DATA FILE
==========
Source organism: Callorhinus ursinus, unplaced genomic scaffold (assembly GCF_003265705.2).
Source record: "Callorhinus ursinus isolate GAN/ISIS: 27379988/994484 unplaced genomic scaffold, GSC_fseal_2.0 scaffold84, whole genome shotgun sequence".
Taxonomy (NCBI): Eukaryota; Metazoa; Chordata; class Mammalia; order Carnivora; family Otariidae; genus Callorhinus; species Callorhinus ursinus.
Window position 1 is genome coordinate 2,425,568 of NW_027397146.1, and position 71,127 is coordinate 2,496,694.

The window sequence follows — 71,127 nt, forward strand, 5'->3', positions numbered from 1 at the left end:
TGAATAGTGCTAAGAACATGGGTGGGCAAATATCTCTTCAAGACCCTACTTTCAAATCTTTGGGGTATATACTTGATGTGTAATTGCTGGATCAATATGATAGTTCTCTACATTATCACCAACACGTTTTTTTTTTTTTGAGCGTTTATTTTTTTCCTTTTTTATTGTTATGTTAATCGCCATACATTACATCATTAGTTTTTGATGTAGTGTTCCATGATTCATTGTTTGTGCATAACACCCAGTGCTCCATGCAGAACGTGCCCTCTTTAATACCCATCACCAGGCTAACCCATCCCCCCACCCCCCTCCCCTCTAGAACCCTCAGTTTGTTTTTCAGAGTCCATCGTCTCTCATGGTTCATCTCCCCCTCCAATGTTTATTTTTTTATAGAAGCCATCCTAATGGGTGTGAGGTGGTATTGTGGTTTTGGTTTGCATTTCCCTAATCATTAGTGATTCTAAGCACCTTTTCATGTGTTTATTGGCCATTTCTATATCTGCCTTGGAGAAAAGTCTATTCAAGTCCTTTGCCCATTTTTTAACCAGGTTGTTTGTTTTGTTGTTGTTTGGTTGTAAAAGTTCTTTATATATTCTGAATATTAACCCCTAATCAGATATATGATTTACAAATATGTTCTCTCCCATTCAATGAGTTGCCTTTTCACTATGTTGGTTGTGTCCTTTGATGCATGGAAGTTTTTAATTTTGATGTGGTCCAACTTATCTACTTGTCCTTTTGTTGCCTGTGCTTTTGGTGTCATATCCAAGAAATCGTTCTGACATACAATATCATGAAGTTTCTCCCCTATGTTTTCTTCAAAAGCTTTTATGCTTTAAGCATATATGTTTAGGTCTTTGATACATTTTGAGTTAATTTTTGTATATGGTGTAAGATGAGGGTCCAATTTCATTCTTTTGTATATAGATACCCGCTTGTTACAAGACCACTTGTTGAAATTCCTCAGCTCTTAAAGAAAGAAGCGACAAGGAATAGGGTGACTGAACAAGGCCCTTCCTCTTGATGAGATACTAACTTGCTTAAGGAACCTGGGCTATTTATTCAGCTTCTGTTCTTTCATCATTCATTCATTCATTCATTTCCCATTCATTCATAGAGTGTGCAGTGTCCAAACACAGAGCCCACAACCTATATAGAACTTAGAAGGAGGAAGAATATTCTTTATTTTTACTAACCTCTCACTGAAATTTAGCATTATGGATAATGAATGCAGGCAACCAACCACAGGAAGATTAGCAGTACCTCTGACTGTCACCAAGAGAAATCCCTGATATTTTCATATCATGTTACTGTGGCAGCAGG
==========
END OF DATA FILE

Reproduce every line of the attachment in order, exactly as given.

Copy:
Source organism: Callorhinus ursinus, unplaced genomic scaffold (assembly GCF_003265705.2).
Source record: "Callorhinus ursinus isolate GAN/ISIS: 27379988/994484 unplaced genomic scaffold, GSC_fseal_2.0 scaffold84, whole genome shotgun sequence".
Taxonomy (NCBI): Eukaryota; Metazoa; Chordata; class Mammalia; order Carnivora; family Otariidae; genus Callorhinus; species Callorhinus ursinus.
Window position 1 is genome coordinate 2,425,568 of NW_027397146.1, and position 71,127 is coordinate 2,496,694.

The window sequence follows — 71,127 nt, forward strand, 5'->3', positions numbered from 1 at the left end:
TGAATAGTGCTAAGAACATGGGTGGGCAAATATCTCTTCAAGACCCTACTTTCAAATCTTTGGGGTATATACTTGATGTGTAATTGCTGGATCAATATGATAGTTCTCTACATTATCACCAACACGTTTTTTTTTTTTTGAGCGTTTATTTTTTTCCTTTTTTATTGTTATGTTAATCGCCATACATTACATCATTAGTTTTTGATGTAGTGTTCCATGATTCATTGTTTGTGCATAACACCCAGTGCTCCATGCAGAACGTGCCCTCTTTAATACCCATCACCAGGCTAACCCATCCCCCCACCCCCCTCCCCTCTAGAACCCTCAGTTTGTTTTTCAGAGTCCATCGTCTCTCATGGTTCATCTCCCCCTCCAATGTTTATTTTTTTATAGAAGCCATCCTAATGGGTGTGAGGTGGTATTGTGGTTTTGGTTTGCATTTCCCTAATCATTAGTGATTCTAAGCACCTTTTCATGTGTTTATTGGCCATTTCTATATCTGCCTTGGAGAAAAGTCTATTCAAGTCCTTTGCCCATTTTTTAACCAGGTTGTTTGTTTTGTTGTTGTTTGGTTGTAAAAGTTCTTTATATATTCTGAATATTAACCCCTAATCAGATATATGATTTACAAATATGTTCTCTCCCATTCAATGAGTTGCCTTTTCACTATGTTGGTTGTGTCCTTTGATGCATGGAAGTTTTTAATTTTGATGTGGTCCAACTTATCTACTTGTCCTTTTGTTGCCTGTGCTTTTGGTGTCATATCCAAGAAATCGTTCTGACATACAATATCATGAAGTTTCTCCCCTATGTTTTCTTCAAAAGCTTTTATGCTTTAAGCATATATGTTTAGGTCTTTGATACATTTTGAGTTAATTTTTGTATATGGTGTAAGATGAGGGTCCAATTTCATTCTTTTGTATATAGATACCCGCTTGTTACAAGACCACTTGTTGAAATTCCTCAGCTCTTAAAGAAAGAAGCGACAAGGAATAGGGTGACTGAACAAGGCCCTTCCTCTTGATGAGATACTAACTTGCTTAAGGAACCTGGGCTATTTATTCAGCTTCTGTTCTTTCATCATTCATTCATTCATTCATTTCCCATTCATTCATAGAGTGTGCAGTGTCCAAACACAGAGCCCACAACCTATATAGAACTTAGAAGGAGGAAGAATATTCTTTATTTTTACTAACCTCTCACTGAAATTTAGCATTATGGATAATGAATGCAGGCAACCAACCACAGGAAGATTAGCAGTACCTCTGACTGTCACCAAGAGAAATCCCTGATATTTTCATATCATGTTACTGTGGCAGCAGG